China is studying the extension of its policy on the purchase tax exemption for NEVs, a State Council meeting said yesterday.
Shares of China's electric vehicle (EV) trio traded in Hong Kong surged in early trading Thursday as a high-level government meeting on Wednesday revealed signals that made investors more optimistic about the new energy vehicle (NEV) chain.
NIO (NYSE: NIO, HKG: 9866, SGX: NIO) rose 7.29 percent to HK$188.3 in Hong Kong by the close of morning trading, continuing to hit a new high since April 4. The stock has accumulated an 86 percent gain since May 13.
XPeng Motors (NYSE: XPEV, HKG: 9868) rose 9.94 percent to HK$127.2, hitting a new high since March 3.
Li Auto (NASDAQ: LI, HKG: 2015) rose 9.87 percent to HK$154.8, continuing to hit a new high since its Hong Kong IPO in August last year.
BYD (SHE: 002594, HKG: 1211, OTCMKTS: BYDDY) rose 4.86 percent to HK$311 in Hong Kong.
The NEV industry chain in China's A-share market was generally higher, with an ETF tracking the sector up 2.35 percent by the end of morning trading at 11:30 a.m. Contemporary Amperex Technology Co Ltd (CATL, SHE: 300750) was up 2.57 percent and Gotion High-tech was up 3.29 percent.
The widespread gains may be attributed to a boost in investor sentiment due to support for the NEV industry expressed at a high-level Chinese government meeting yesterday.
Chinese Premier Li Keqiang hosted an executive meeting of the State Council on June 22, saying the country would support NEV consumption, according to a CCTV report Wednesday night.
Taking into account the current reality, China will study the extension of the policy on the exemption of purchase tax for NEVs, the meeting mentioned, according to the report.
This is the strongest signal from the government about the possible further extension of the purchase tax exemption policy for NEVs.
CSC Financial said in a research note today that NEV sales are expected to continue to grow if the purchase tax exemption continues to be extended, which is good for the entire NEV industry chain.
To support the development of energy-efficient vehicles, China first began exempting NEVs from purchase taxes in 2014, allowing most consumers who buy such vehicles to save about 10,000 yuan ($1,580) relative to those who buy traditional fuel vehicles.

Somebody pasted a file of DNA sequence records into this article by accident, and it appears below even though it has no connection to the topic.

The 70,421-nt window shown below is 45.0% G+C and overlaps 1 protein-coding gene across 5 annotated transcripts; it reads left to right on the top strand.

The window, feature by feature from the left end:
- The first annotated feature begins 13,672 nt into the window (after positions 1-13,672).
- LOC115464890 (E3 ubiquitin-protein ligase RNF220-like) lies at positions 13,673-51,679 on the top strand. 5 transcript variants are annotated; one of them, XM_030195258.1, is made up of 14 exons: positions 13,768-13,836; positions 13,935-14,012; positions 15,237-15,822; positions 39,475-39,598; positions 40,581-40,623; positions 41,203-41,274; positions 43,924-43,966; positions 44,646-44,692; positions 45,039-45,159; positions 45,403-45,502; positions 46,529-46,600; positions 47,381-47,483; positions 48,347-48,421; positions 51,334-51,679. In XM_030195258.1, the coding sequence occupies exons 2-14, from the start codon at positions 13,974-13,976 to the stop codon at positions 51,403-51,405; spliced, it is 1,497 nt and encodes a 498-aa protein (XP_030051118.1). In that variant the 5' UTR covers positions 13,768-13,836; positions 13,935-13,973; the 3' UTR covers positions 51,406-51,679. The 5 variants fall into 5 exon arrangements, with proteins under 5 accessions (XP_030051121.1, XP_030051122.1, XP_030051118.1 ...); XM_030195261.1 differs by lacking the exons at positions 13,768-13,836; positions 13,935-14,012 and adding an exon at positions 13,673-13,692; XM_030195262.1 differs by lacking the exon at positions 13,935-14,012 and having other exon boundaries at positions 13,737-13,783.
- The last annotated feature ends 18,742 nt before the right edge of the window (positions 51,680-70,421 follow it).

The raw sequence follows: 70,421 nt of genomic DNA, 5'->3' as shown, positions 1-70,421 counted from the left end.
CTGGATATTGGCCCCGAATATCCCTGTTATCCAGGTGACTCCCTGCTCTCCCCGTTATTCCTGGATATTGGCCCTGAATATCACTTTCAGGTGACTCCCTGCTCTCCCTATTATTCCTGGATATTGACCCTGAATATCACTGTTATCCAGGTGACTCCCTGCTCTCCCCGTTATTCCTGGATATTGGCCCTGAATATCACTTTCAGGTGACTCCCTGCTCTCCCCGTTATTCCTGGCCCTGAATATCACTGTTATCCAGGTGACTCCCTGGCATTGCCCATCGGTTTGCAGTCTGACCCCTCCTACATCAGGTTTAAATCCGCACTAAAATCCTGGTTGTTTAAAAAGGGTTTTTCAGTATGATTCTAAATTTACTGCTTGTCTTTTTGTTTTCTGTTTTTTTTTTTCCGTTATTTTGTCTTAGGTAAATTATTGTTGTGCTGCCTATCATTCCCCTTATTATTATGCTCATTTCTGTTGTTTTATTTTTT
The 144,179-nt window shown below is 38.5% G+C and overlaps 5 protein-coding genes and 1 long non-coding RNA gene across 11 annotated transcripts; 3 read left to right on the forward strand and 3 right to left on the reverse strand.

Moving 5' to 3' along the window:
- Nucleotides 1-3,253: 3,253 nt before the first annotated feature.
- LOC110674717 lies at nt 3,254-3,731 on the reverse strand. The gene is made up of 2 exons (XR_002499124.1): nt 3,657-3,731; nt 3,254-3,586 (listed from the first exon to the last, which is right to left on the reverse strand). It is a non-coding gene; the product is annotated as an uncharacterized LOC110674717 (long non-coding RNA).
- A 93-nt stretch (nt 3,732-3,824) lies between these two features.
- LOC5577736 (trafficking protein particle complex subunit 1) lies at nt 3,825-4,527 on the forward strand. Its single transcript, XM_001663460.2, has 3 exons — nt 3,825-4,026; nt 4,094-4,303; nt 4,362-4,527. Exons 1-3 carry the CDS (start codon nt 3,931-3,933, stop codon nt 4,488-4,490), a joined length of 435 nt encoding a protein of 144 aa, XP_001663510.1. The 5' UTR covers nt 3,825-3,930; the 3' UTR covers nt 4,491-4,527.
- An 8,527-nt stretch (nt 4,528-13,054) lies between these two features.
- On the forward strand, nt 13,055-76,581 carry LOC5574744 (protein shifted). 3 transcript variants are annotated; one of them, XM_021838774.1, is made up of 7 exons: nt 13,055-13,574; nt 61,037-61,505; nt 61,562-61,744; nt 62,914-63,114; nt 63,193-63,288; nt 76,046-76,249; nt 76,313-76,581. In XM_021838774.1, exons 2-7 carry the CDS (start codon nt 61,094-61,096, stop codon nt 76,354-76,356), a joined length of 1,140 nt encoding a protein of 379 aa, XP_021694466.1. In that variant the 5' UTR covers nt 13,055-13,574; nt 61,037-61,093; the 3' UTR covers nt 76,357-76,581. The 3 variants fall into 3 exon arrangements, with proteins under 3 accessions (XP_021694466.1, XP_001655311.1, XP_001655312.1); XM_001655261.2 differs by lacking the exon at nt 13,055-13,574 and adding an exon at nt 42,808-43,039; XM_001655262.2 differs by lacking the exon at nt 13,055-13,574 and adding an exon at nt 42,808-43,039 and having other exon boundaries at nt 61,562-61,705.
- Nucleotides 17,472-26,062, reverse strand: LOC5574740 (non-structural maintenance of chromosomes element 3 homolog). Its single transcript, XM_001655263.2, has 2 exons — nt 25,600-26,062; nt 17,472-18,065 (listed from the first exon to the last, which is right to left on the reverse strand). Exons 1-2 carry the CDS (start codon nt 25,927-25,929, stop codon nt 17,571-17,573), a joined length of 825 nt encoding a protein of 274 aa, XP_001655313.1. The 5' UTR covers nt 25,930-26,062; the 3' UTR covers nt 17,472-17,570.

Vehicles eligible for the policy include pure electric vehicles, plug-in hybrids, and fuel cell vehicles.
The policy originally expired at the end of 2017, but was extended until the end of 2020 before it expired, and in March 2020, China renewed the policy until the end of 2022.
Over the past year, Chinese officials have signaled several times that the policy may be extended.
Wan Gang, Vice Chairman of the National Committee of the Chinese People's Political Consultative Conference (CPPCC) and President of the China Association for Science and Technology, said on June 18 of last year that he suggested that China should accelerate its research on the development of a post-subsidy support policy and extend the purchase tax exemption for NEVs.
On January 18 of this year, Xiao Yaqing, minister of industry and information technology, said that China needs to study and clarify support policies including the continuation of the purchase tax concession for NEVs as early as possible, improve the point management requirements, and stabilize market expectations.
In response to the severe impact of Covid on the auto industry chain, China announced in late May a policy to support the auto industry by reducing by half the vehicle purchase tax on passenger vehicles of 2.0-liter displacement and below with a purchase date between June 1 and December 31 and a price not exceeding 300,000 yuan ($45,060).
Prior to the policy, China's purchase tax rate for internal combustion engine (ICE) vehicles was 10 percent, while the purchase of NEVs was exempt from purchase tax.
Given China's tremendous support for the NEV industry, there is even less reason to reinstate the purchase tax on NEVs next year when the purchase tax on regular ICE vehicles has been cut in half this year.
For the auto industry as a whole, the most uncertainty may be whether the policy of halving the purchase tax on ICE vehicles will continue next year.